Active managers tend to add most value through recessionary periods as they can avoid low quality and economically cyclical businesses. They can also tactically hold higher levels of cash than passive funds. As the economic clouds darken and if history repeats itself, we should therefore see a return to form for the active fund management community and this would be of significant help to our portfolios.

We care deeply about the performance of our portfolios and have felt much of the pain that equity and bond markets have dispensed this year. Unsurprisingly, we have been continually retesting our investment views and the positioning in our portfolios. However, it is incredibly important at times like this to try and remain free from emotion and not make knee-jerk changes to portfolios by bringing in investments which have recently performed well and ditch those that have not. The latter are likely already discounting a lot of bad news, whilst for the former, it could already be as good as it gets.


2022 has been challenging and brutal and we will not be sad to see the back of it. However, we are looking forward to 2023 as we retain high confidence in the outstanding quality of our portfolios’ funds and their management teams. Our portfolios are built for the long term and are characterised by quality companies and attractive valuations.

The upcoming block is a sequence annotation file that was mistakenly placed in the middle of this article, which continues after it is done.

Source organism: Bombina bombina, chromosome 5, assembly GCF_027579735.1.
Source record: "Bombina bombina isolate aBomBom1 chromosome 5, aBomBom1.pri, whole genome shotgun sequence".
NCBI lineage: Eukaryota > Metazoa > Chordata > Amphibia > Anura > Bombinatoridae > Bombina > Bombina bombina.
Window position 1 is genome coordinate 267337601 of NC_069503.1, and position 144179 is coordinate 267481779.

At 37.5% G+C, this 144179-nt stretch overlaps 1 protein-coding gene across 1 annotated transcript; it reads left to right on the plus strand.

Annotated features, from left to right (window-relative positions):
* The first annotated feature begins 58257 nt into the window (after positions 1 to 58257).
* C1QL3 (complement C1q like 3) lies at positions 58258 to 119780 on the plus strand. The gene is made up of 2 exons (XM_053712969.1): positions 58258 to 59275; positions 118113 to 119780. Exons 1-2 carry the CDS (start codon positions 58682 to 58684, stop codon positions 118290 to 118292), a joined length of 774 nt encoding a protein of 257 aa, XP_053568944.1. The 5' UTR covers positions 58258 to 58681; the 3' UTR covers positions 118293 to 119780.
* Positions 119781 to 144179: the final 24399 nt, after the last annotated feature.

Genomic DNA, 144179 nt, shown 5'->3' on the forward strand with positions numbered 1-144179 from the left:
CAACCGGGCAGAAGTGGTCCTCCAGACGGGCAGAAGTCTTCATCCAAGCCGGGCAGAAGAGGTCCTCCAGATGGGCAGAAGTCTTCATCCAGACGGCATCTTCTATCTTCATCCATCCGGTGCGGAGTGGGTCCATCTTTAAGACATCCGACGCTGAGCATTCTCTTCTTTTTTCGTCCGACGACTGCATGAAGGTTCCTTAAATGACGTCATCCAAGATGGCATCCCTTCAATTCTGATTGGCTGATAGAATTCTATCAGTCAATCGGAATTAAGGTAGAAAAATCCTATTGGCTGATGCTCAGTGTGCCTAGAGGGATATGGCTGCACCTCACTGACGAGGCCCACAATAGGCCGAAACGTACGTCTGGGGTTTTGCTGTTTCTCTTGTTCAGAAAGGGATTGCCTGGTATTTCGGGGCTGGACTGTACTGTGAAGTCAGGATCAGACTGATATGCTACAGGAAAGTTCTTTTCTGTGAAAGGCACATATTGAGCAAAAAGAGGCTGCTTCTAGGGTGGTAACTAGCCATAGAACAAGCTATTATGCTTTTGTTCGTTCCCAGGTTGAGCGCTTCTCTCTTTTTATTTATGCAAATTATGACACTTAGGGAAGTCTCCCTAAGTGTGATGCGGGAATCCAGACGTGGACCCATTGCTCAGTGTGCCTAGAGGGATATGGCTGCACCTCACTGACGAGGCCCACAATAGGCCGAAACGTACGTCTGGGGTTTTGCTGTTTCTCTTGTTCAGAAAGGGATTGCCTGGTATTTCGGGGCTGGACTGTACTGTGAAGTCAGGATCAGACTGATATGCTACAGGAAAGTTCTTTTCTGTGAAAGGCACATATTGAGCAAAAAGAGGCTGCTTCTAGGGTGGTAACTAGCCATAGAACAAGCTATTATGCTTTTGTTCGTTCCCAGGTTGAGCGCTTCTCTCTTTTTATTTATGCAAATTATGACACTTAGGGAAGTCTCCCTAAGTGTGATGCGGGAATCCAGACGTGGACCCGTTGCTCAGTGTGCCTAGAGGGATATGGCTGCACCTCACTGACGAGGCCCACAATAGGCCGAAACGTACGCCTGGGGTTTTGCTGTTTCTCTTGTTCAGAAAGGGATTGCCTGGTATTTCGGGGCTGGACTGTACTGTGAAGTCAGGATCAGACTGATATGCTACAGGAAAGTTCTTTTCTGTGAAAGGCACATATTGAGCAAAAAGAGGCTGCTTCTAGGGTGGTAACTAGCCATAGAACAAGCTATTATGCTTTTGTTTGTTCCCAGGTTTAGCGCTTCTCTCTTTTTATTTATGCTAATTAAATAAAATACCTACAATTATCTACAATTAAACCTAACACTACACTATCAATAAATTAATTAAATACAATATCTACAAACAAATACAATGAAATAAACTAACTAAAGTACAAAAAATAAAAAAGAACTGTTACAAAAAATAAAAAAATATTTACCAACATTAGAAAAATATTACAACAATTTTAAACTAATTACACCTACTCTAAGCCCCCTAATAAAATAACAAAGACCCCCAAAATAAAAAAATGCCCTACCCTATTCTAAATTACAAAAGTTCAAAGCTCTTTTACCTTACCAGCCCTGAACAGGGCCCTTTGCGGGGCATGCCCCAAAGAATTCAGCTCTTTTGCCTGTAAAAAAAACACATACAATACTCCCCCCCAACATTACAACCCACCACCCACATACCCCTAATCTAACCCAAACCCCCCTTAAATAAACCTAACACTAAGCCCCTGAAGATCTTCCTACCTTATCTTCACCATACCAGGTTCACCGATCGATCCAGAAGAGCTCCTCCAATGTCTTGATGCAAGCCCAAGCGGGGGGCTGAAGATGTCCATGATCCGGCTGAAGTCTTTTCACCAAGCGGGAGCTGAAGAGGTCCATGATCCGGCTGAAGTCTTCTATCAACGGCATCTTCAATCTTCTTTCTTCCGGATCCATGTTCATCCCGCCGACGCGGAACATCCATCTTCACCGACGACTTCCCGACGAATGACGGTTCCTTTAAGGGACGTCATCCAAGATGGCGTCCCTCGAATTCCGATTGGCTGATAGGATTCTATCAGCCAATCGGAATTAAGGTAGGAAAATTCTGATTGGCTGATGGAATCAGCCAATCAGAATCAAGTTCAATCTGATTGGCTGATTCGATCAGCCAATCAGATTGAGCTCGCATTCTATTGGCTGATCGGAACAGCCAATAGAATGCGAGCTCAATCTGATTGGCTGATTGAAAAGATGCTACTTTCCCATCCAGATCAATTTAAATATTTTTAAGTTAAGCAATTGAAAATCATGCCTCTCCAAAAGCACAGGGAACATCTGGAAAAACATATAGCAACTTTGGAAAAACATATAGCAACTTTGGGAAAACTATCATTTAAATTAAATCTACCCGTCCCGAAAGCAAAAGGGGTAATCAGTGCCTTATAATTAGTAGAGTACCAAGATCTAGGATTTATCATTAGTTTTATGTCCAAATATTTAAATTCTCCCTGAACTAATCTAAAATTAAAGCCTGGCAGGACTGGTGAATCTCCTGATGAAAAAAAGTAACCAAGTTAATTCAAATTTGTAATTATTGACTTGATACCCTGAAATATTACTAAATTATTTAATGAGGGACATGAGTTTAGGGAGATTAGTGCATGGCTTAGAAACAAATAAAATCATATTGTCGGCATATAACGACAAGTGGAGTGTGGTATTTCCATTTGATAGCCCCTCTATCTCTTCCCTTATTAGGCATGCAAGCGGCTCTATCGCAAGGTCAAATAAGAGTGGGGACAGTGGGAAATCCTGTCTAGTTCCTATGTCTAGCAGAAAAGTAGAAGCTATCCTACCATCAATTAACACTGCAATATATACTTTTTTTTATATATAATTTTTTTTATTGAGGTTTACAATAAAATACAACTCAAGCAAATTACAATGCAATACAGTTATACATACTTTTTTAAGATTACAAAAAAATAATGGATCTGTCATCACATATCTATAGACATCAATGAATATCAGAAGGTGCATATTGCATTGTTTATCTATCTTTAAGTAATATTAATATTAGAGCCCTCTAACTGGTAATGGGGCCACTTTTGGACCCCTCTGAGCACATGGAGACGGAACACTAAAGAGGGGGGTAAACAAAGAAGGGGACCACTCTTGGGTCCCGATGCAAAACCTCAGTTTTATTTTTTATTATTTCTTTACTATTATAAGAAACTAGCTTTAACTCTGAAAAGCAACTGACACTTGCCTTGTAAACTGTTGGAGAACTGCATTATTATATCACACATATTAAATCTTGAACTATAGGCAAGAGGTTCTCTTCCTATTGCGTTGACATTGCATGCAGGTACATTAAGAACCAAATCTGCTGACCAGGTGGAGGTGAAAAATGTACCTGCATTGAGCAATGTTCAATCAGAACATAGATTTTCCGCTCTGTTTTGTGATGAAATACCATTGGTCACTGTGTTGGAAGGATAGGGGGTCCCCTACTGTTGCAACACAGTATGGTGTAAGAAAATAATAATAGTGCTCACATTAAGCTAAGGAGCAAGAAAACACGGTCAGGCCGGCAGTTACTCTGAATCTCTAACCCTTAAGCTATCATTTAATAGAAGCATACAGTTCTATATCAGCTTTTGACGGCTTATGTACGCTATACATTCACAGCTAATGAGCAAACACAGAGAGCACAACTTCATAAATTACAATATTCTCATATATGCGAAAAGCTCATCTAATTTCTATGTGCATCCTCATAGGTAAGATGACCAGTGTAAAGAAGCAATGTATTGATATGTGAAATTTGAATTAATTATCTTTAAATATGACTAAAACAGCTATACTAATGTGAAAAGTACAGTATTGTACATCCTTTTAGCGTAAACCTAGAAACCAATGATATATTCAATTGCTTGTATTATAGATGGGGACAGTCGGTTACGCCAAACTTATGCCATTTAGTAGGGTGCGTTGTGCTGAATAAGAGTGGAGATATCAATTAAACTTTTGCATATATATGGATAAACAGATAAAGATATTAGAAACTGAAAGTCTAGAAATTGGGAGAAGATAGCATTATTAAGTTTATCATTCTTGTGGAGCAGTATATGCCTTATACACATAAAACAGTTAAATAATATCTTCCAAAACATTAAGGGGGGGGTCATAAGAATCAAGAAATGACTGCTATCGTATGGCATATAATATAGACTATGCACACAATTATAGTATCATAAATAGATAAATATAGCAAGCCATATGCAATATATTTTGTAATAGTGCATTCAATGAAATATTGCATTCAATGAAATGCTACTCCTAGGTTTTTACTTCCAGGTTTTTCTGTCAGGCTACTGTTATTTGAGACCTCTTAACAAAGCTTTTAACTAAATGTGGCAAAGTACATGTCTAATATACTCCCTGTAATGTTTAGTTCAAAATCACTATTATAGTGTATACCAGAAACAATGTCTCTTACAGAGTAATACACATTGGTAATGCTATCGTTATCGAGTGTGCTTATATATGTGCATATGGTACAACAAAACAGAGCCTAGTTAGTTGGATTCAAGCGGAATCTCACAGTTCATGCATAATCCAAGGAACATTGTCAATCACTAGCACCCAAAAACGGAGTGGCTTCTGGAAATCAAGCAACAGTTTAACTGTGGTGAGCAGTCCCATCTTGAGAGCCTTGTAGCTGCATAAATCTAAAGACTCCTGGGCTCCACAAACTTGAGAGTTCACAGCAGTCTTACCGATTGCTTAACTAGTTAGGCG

For those of you who like predictions, here are the Goldman Sachs’ forecasts for the end of 2023:

  • GBP/USD: 1.22
  • FTSE 100: 7,700
  • UK 10-year gilt yield: 4.0%
  • UK CPI: 5.6%
  • UK core CPI: 3.2%
  • S&P 500: 4,000

The months ahead could continue to be volatile. However, the longer term outlook looks much rosier and this is reflected in the long term capital market assumptions which are widely used in the investment industry. For example, the forecast returns (in local currency terms) over the next ten years of J.P. Morgan’s 60% (equity) and 40% (fixed interest) portfolio now stands at more than 7% p.a., having been just 3% a year ago.

Thank you for your continued support. We hope that you enjoy the festive season and have a healthy and prosperous New Year.

Andrew, Charles, Chris, Dan, Mark and Will
The Investment Management Team, Square Mile Investment Services